The number of coronavirus cases in Australia is doubling every three to four days and passed 1000 on Saturday while the death toll remains at seven.
The total number of confirmed cases, based on a tally of numbers provided by health authorities in each state and territory, now stands at 1068.
There are 436 in New South Wales, 229 in Victoria, 221 in Queensland, 67 in South Australia, 90 in Western Australia, 11 in Tasmania, nine in the Australian Capital Territory and five in the Northern Territory.
Authorities had predicted these numbers were expected to rise as Australians returned from abroad.
Three of the new cases confirmed in the ACT on Saturday had recently travelled overseas.
NSW Health today reported 83 new cases, Queensland’s health authorities confirmed an additional 37 cases and Victoria reported a rise of 51 cases.
At least 43 have fully recovered.
Seven people have died – one in Western Australia and six in New South Wales.
Australia’s first coronavirus fatality was on Sunday, March 1.
He was a 78-year-old Perth man who was among 163 Australians evacuated from the Diamond Princess cruise ship in Japan and quarantined at Howard Springs in the Northern Territory.
The second death came on Tuesday, March 3. The 95-year-old woman was a resident at the Dorothy Henderson Lodge in Macquarie Park, in Sydney’s north.
Two other residents of the same nursing home later died — an 82-year-old man on Sunday, March 8, followed by a 90-year-old woman on Saturday, March 14.
On Friday, March 13, a 77-year-old woman died in a Sydney hospital after recently arriving from Queensland. She had developed symptoms on the plane, was taken to hospital and died the same day.
An 86-year-old man died in a Sydney hospital on Tuesday, March 17, making him the state’s fifth death and the country’s sixth.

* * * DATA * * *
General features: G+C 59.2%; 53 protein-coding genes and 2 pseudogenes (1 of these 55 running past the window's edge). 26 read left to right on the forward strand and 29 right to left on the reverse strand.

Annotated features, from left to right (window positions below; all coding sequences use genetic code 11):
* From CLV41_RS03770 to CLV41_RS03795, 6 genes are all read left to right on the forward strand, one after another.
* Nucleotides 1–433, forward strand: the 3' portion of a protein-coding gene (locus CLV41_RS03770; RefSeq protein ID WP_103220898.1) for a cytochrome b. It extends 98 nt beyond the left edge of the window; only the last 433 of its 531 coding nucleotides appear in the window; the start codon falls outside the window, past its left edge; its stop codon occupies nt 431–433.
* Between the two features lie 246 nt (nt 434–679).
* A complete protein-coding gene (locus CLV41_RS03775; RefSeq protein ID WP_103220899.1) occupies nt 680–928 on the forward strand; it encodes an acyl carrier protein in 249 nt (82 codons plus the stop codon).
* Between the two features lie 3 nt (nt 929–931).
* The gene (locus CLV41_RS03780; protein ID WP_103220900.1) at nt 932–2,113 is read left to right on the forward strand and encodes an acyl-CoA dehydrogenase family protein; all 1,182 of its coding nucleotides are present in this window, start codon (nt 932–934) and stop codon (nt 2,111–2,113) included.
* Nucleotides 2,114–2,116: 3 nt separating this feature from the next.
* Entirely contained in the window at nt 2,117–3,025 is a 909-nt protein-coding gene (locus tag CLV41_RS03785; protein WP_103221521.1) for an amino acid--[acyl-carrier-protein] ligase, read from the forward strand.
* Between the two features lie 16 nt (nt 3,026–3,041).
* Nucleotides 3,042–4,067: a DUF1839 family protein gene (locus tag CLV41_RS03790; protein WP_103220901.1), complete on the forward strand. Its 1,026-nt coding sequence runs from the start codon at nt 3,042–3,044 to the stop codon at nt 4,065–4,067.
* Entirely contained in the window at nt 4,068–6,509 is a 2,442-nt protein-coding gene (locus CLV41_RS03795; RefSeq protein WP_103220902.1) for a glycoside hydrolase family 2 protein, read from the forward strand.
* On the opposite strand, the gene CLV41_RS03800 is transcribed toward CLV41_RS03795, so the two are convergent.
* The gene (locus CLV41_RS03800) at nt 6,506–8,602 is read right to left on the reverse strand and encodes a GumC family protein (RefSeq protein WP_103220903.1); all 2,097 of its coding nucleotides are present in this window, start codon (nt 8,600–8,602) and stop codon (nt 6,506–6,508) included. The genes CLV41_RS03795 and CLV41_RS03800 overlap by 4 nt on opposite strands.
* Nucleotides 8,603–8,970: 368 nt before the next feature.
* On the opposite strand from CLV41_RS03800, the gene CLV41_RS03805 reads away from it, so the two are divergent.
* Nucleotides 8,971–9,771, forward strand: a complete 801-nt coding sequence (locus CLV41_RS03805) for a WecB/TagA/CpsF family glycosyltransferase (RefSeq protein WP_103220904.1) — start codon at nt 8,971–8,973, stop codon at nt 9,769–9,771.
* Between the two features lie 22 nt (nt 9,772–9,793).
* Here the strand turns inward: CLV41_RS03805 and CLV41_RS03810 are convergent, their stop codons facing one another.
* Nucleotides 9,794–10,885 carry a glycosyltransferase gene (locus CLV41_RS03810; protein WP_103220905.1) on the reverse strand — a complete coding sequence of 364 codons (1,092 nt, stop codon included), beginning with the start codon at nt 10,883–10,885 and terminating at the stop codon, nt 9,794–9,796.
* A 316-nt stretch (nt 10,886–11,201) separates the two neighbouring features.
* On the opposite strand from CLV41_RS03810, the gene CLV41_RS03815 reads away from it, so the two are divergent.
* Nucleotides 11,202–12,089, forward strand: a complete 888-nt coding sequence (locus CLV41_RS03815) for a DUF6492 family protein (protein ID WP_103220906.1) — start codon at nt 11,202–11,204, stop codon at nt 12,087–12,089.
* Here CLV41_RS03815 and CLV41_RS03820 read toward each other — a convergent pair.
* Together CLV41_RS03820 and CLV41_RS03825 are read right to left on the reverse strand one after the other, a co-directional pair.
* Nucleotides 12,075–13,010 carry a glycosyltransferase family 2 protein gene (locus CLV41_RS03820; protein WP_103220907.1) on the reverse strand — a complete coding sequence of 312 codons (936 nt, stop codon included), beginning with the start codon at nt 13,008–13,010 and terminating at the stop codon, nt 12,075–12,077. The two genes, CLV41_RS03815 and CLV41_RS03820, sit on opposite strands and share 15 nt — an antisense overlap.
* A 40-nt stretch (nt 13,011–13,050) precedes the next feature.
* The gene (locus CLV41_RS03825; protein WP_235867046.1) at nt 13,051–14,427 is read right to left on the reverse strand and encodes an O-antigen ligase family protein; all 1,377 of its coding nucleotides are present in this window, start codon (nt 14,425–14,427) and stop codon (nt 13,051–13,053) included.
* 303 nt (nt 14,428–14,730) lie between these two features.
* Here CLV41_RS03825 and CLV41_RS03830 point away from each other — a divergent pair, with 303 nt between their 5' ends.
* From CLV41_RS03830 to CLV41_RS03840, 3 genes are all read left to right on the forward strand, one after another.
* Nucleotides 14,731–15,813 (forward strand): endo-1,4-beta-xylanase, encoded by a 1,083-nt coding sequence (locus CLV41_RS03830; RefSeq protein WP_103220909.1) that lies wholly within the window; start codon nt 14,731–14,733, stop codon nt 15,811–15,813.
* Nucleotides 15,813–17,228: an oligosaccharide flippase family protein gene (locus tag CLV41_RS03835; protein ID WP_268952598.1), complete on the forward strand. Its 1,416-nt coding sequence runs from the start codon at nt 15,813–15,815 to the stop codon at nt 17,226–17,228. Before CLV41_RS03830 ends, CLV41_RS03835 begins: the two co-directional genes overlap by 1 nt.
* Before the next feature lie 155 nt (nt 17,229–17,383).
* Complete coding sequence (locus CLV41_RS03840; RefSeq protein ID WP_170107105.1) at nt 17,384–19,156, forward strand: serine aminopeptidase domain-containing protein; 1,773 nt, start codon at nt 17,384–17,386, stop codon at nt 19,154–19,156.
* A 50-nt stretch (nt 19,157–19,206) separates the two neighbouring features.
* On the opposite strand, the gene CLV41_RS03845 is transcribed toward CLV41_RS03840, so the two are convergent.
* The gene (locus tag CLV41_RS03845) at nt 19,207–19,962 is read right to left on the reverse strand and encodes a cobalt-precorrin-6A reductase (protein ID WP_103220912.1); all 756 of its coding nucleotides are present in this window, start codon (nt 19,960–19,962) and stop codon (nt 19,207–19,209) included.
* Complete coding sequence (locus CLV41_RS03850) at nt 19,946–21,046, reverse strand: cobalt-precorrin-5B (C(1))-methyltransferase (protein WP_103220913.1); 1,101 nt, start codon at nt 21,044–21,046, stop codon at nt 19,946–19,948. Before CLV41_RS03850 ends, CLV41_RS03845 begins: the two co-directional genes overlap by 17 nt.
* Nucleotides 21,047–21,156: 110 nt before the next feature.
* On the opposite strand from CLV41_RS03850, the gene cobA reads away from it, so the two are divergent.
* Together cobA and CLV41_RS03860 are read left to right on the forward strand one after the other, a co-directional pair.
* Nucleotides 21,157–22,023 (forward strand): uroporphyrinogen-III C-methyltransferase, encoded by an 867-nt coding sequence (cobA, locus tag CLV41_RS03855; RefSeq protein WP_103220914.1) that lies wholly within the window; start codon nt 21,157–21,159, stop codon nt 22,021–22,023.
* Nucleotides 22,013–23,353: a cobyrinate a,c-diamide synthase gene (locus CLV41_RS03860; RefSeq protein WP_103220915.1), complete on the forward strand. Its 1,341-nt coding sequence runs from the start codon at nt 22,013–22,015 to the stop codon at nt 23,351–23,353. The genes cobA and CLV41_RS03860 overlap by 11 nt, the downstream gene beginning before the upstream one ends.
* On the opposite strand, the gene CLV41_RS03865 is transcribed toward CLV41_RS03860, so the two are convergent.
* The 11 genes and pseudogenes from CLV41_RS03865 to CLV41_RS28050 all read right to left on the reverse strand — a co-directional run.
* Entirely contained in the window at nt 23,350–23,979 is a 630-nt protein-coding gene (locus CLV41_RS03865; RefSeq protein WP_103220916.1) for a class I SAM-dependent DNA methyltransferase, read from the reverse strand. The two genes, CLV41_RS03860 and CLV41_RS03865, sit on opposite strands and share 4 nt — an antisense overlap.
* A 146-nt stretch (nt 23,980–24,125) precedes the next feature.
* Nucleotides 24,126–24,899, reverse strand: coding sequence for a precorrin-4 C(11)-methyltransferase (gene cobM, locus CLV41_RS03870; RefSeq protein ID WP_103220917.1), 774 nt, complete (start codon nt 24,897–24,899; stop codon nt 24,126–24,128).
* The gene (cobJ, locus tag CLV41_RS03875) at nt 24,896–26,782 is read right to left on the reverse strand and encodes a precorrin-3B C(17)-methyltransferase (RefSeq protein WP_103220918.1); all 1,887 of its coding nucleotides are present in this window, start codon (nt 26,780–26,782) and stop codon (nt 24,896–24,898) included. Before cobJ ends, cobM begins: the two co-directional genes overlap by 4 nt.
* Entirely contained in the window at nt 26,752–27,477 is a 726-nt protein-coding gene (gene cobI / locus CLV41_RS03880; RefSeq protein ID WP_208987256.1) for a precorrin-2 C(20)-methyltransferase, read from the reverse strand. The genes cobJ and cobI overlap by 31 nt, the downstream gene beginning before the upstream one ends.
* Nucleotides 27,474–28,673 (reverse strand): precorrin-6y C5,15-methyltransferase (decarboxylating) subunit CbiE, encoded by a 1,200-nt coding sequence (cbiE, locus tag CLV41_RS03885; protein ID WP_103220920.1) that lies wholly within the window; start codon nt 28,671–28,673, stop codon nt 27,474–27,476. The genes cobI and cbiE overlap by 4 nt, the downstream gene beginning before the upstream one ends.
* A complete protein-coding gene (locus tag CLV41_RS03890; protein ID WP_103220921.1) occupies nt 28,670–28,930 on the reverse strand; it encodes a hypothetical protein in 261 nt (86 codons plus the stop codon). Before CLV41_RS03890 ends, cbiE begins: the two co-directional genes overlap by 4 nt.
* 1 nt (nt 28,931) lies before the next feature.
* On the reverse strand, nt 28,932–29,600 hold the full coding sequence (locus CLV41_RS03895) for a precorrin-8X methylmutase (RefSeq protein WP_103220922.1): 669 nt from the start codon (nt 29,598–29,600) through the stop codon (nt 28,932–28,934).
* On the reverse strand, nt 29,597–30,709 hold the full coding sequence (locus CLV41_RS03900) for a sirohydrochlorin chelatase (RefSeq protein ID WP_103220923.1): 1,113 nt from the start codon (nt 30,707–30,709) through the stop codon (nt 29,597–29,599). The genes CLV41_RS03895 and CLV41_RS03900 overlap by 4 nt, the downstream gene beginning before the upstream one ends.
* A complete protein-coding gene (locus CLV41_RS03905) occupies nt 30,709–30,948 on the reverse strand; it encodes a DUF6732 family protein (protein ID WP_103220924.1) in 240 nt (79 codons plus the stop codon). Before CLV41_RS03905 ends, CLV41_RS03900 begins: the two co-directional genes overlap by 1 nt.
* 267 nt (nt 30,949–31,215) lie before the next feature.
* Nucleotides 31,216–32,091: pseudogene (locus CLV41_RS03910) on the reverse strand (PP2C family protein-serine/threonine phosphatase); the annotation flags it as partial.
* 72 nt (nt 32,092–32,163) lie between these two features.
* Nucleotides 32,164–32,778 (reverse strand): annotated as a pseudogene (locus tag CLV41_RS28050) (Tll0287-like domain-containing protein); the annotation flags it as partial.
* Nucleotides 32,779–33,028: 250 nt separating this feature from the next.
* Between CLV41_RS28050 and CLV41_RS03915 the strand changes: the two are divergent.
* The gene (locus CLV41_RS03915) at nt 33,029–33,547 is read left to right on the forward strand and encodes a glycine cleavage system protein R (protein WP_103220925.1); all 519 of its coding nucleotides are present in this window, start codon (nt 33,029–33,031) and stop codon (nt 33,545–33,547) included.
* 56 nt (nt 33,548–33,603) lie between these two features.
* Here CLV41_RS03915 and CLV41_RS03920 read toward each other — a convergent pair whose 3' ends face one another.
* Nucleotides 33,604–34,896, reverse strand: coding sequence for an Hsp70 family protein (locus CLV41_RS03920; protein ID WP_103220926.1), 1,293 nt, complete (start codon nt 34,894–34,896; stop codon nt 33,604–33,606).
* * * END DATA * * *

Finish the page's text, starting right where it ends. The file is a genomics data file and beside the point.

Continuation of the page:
On Thursday, March 19, an 81-year-old woman died in hospital, bringing the death toll to seven. NSW Health said she had close contact with another confirmed case at Ryde Hospital.
CORONAVIRUS IN AUSTRALIA
Nationally, the numbers passed 400 on March 17. By Friday, March 20 that figure had more than doubled to over 800, and on Saturday it surged over 1000.
A large number of people in their 20s, 30s, 40s and 50s have been confirmed to have the disease.
Far fewer people aged over 70 or under 20 have been diagnosed with the coronavirus.
Where authorities have been able to determine the source of the infection, three times as many cases came from overseas travel as local transmission. The US and Italy have now overtaken China as the most common source country.
The first case of COVID-19 was detected on January 25 in Victoria.
The patient was a man from Wuhan, Hubei province — where the Chinese virus emerged late last year — who flew to Melbourne from Guangdong on January 19.
Three more cases were detected the same day in NSW.
All three were men who had recently returned from China — two had been in Wuhan and one had direct contact with a confirmed case from the virus epicentre.
Since then, the number of cases has risen exponentially.
NSW quickly became ground zero for the Australian outbreak, and now makes up nearly half of all cases in the country.
Experts fear that if Australia follows the same trend as similar countries where infections have doubled around every six days, there could be as many as 6000 by early April.